Sioma Zubicky was born in the German Circus Busch, as the son of Russian-Jewish parents. While father Boris performed as an acrobat and circus rider, his son showed an extraordinary talent for playing musical instruments. Zubicky’s master discipline was playing xylophone. After performing several years in circus and vaudeville shows throughout Germany, Czechoslovakia and Switzerland, Zubicky and his family moved to Paris, where, in June 1940, they experienced the German occupation of Paris. From then on, they feared that they would be discarded as Jews. However, they did not hide. Instead, Zubicky and his father chose a different tactic: they went to the lion’s den, so to speak, and began to entertain the occupying forces. Given their contacts with the French resistance, Zubicky and his parents were interrogated by the Gestapo in the autumn of 1943. In the interrogations, mother Annie revealed the Jewish origin of the family. Father Boris managed to escape. However, 17-year-old Zubicky, his 11-year-old brother Viktor and his mother Annie were deported to Auschwitz via the transit camp Drancy. Zubicky received the camp serial number 146021. His brother and mother died in the gas chamber. After his liberation near Dachau in the spring of 1945, Zubicky returned to Paris. In 1947 he accompanied singer Edith Piaf on her tour to Sweden. It was there that Zubicky found his happiness and settled down. Later in his life, he considered it as his duty to teach young people about the Holocaust. Zubicky has also presented his own experiences in an autobiography.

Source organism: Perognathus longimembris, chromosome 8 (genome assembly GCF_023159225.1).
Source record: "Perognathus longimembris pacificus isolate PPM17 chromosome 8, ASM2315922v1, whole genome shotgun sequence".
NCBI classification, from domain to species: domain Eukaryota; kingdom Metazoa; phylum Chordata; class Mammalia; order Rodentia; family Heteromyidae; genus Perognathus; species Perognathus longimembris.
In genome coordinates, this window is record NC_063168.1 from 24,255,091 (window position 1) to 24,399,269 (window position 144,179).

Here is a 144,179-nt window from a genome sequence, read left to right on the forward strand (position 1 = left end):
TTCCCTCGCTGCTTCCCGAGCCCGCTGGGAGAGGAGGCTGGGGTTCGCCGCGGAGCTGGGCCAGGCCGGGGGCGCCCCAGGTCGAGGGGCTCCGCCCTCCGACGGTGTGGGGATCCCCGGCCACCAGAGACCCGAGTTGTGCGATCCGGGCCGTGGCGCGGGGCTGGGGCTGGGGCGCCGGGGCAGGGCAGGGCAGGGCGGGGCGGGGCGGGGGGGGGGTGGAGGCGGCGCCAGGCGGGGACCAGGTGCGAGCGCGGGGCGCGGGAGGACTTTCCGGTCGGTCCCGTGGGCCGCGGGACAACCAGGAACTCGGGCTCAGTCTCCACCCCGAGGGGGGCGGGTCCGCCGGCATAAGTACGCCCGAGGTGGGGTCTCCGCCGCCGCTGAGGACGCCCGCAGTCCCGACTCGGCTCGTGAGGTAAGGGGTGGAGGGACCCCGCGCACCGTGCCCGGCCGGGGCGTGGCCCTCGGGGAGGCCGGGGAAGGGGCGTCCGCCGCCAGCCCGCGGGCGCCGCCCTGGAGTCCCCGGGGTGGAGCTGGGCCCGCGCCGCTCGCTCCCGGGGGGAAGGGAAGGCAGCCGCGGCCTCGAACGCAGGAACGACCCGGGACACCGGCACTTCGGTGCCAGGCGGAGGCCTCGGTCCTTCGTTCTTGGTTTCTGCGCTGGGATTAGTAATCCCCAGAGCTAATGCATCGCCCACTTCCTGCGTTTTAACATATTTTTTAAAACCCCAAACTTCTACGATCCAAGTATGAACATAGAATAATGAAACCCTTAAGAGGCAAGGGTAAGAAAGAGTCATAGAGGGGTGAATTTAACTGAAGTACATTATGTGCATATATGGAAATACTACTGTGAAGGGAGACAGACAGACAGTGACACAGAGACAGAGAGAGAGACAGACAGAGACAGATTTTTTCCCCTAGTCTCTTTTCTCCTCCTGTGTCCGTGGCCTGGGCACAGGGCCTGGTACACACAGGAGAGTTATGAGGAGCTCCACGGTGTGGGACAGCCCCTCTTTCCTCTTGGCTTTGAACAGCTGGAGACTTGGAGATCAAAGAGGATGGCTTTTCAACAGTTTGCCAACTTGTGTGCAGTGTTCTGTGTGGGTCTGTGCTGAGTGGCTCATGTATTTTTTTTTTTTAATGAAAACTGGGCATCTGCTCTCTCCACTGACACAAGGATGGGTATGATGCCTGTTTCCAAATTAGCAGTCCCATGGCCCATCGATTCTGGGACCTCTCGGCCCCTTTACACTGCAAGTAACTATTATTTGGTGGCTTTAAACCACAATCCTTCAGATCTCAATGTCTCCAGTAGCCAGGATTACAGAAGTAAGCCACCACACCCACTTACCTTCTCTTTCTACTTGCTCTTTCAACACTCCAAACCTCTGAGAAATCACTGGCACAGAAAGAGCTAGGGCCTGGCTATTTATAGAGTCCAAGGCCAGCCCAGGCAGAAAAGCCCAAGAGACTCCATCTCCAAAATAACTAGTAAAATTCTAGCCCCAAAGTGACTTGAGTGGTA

Author: Malte Gasche
Source: Sioma Zubicky: Spiel, Zirkuskind, spiel. Erinnerungen eines europäischen Wunderkindes. Frankfurt 2005.